Paroxysmal sepsis (also known as shock or septicaemia):
The patient presents with septicaemia accompanied by endotoxin shock, which progresses very quickly (extreme) with the following main features:
Endotoxin shock from the beginning: Drop in blood pressure, small tachycardia, pale skin, cold (temperature below 36 ° C) sweating, oliguria or anuria.
Severe early and early development of haemorrhagic syndrome: Large, fast-progressing necrotic purpura. Accompanied by bleeding of mucosa and viscera.
Progression: Usually critical and fatal within the first 1-2 days of cardiovascular failure and acute renal failure.
Endotoxin shock due to microcirculatory disorders associated with the development of scattered intravascular coagulation syndrome (DIC).
Simple, typical meningitis:
Meningitis usually occurs after nasopharyngitis or septicaemia, but the first symptoms can also be symptoms of meningitis.
Toxic Infection Syndrome: Sudden fever 39-40 °C constant or fluctuating. Fatigue, headache
Meningeal syndrome: Early, typical and complete symptoms: Severe headache, vomiting, constipation. Examination: lying in the trigger position (common in children due to hypertonia of the folded muscles - analgesic posture), signs of stiff neck (+), Kernig (+), Brudzinski (+), meninges (+).
Typically: High pressure, pus; Protein increases, Glucose and Sodium chloride decrease; cells are elevated and are predominantly polymorphonuclear leukocytes.
Atypical: Clear water due to: mild or treated form (also known as "head loss" meningitis). If lemon yellow or bloody: meningeal haemorrhage.
Meningitis - encephalitis (paroxysmal meningitis with encephalitis):
In addition to the symptoms of meningitis alone, paroxysmal cerebral edema stands out: coma, irritability, accompanied by symptoms of severe intracranial hypertension syndrome: bradycardia in increased blood pressure. , severe respiratory disorder, fundoscopy showed swelling of both sides of the papillae in which varicose veins, constricted arteries, Sometimes retinal haemorrhage Patients die from respiratory failure in the early hours, rarely on day 2-3 or even day 5-7 of illness.
Meningitis + septicemia
Account for 25-50% of all meningococcal infections.
Meningitis with decreased intracranial pressure syndrome
Common in young children, the pressure of cerebrospinal fluid is very low. The disease progresses often very seriously with complications: Subdural hematoma, brain drain ... and death. It is common in cases of severe dehydration and electrolyte disturbances.
Lung type, arthritis, eyelid inflammation ...
Nerve paralysis: II, III, IV, VII, VIII lead to blindness, blindness, deafness.
Meningeal thickening (due to late antibiotic use).
If sticky thickening causes high obstruction (Monro hole, Luschka hole or Sylvius drain) leads to protein dissociation (elevated) and cell (normal) and eventually hydrocephalus.
In the bloodstream
Clogging causes necrosis.
Hemorrhage (especially when there is scattered intravascular coagulation).
Complications that cause premature death
Respiratory failure due to severe brain edema.
Massive bleeding due to intravascular scattered clotting.
Implementing the quadrants
Sudden high fever, chills, pharyngitis (sore throat in 50% of cases may be accompanied by).
Meningeal syndrome or a drop in blood pressure.
Necrotic hemorrhagic rash.
Peripheral blood: Leukocytes increased (polymorphonuclear leukocytes increased), blood sedimentation rate increased.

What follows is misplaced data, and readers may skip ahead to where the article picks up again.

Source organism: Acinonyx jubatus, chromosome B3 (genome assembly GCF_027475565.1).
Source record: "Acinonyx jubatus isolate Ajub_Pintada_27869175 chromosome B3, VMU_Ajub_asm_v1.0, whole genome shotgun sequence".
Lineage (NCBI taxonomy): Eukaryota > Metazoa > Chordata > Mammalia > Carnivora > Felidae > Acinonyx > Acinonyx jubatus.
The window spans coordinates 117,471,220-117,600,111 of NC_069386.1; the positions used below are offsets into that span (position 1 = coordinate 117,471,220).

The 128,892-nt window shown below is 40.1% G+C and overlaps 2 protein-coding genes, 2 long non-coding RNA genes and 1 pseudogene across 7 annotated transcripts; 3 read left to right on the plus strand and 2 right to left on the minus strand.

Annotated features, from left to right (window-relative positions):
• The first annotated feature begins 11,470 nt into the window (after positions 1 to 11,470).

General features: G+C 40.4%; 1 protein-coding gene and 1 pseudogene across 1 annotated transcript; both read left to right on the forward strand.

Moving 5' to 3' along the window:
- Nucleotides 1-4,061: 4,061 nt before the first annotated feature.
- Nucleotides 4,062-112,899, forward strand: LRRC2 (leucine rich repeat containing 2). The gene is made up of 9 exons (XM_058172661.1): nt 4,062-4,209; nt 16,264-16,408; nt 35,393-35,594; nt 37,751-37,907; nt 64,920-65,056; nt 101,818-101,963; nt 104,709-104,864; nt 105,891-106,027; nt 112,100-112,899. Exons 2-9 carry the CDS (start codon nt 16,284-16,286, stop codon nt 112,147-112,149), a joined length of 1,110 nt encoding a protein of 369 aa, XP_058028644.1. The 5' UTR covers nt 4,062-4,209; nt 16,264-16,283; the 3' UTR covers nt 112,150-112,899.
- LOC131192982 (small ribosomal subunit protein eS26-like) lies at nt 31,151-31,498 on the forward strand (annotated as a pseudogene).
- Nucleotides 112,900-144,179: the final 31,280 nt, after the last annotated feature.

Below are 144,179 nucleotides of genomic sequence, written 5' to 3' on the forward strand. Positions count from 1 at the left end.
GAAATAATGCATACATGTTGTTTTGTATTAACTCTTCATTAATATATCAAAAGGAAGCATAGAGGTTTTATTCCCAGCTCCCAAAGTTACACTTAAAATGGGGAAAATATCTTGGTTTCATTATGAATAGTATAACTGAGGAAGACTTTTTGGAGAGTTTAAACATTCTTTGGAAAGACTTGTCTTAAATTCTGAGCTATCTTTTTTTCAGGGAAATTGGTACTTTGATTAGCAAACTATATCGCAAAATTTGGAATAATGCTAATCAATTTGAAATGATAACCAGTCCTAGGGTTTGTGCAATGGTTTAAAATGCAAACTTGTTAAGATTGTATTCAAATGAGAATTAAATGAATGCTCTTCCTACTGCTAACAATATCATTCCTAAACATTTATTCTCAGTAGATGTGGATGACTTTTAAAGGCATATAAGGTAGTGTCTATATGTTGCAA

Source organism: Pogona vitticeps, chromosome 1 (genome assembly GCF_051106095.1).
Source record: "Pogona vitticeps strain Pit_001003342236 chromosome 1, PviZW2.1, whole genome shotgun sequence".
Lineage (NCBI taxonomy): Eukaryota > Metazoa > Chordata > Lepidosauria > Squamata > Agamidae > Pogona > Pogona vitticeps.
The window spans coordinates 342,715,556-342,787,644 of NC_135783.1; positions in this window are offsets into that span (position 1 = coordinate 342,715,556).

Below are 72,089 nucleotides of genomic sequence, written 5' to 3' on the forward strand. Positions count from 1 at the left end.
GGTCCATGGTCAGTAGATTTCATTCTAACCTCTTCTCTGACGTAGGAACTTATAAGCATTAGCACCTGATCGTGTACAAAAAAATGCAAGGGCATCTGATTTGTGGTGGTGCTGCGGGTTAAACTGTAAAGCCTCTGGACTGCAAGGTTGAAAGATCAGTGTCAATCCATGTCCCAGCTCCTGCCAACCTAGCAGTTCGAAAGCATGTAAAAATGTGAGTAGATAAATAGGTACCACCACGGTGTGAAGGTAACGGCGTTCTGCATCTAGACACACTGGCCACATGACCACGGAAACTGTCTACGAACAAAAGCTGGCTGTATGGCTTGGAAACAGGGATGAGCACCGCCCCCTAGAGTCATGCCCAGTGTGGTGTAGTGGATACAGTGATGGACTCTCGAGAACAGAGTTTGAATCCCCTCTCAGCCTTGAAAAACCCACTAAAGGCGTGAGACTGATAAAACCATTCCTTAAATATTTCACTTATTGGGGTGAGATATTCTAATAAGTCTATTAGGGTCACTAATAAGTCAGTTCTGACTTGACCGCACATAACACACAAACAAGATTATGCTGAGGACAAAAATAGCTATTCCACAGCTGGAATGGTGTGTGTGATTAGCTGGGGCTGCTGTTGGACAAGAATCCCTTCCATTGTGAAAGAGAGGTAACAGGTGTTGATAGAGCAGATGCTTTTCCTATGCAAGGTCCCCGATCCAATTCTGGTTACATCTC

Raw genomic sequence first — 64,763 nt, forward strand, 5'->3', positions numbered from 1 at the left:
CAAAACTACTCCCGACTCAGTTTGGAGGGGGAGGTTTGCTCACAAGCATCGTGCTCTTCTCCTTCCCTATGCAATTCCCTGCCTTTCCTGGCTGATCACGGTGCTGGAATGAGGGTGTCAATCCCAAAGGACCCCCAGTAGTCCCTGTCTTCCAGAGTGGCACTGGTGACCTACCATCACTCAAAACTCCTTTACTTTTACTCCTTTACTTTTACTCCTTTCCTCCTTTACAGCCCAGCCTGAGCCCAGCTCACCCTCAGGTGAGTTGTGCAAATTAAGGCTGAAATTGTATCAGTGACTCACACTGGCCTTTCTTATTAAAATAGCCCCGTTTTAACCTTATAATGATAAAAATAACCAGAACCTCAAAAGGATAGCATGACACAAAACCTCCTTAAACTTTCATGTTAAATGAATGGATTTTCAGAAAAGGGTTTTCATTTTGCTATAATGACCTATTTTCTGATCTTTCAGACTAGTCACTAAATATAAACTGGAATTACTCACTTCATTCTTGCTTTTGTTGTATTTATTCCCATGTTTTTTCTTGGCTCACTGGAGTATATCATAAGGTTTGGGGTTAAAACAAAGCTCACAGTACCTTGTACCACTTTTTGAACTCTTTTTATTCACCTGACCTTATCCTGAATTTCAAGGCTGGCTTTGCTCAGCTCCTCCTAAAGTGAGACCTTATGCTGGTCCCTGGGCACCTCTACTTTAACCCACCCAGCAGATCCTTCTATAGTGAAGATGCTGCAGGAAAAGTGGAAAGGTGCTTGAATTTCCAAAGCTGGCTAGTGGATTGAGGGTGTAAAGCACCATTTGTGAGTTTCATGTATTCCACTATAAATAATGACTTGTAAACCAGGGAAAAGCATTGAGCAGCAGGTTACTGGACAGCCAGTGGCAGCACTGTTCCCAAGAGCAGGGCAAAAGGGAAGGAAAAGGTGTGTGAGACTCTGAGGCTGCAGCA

Microorganisms: Cultured to find meningitis in blood, cerebrospinal fluid, blister fluid (in necrotic purpura), pharyngeal mucus. Gram staining and bright smear can also be used, but of little value.
Many people suffer (into translation).
Differential diagnosis (depending on the individual)
Note the distinction between purulent meningitis from fluid meningitis.
The principles of treatment
Treat the cause
Bacteria are also susceptible to many antibiotics. Sulfamid alone since 1943 has reported resistance of group A, later on both B, C. Penicillin is still the top antibiotics of choice, recently, meningococcal hypersensitivity to this antibiotic has been reported in the UK. Spain and parts of America.
Penicillin dosage depends on the type of disease
Rhinitis: 500,000 - 1 million / day ´ 7 days.
Sepsis: 100-200 mg / kg / day.
Meningitis: 200-400mg / kg / day.
Meningitis - encephalitis: ³ 400 mg / kg / day.
May be combined with chlorocid: 30-40mg / kg / day or sulfadizine 200mg / kg / day.
If resistant to penicillin can be used
Methicilin, lincocin, carbenicilin, oxacilin.
Ampicilin: 200 mg / kg / day.
3rd generation cephalosporin: 100-150 mg / kg / day.
Treatment according to the pathogenetic mechanism
Cardiovascular aids, infusion detoxification and correction of electrolyte disorders.
High dose corticosteroids in paroxysmal sepsis (Hydrocortison 30mg / kg).
Heparin in the presence of phase 1 scattered intravascular coagulation (hypercoagulation): Heparin 5 mg / kg.
If there are seizures, use anticonvulsants, sedatives (seduxen - meprobamat).
Treatment of patient isolation.
Find people who carry bacteria: Swipe throat culture, scan. Temporarily isolate people with fever and sore throat during an epidemic.
Sanitation: light, ventilation.
Prophylactic antibiotics are only used for people in the outbreaks on business trips to other places and people from other places to the outbreak (sulfamides; tetracycline, chlorocides. Penicillin is not used).
Vaccination: Currently, the strategy of mass vaccination has been discontinued nationwide, but only in areas where the epidemic is at risk (where there is the first case or where there is a high risk).
With group A
Vacxin PS (Polysaccarit).
Over 4 years of age the effect is longer.
First year: 100%.
Under 4 years old:
PS vaccines of groups A, C, Y, W135 have been prepared intramuscularly with 0.5 ml containing 50 micrograms / each. A and C vaccines are being attached to the tetanus toxoid to cause higher antibody production.
With group B
Use of polysaccharide (PS) antigen for vaccine production is not effective because it is thought that the polysaccharide of group B meningitis is similar to the PS of the human brain, so the body does not respond to immunity. Currently, research is using the membrane protein (OMP) of Serotyp 2a group B to produce vaccines.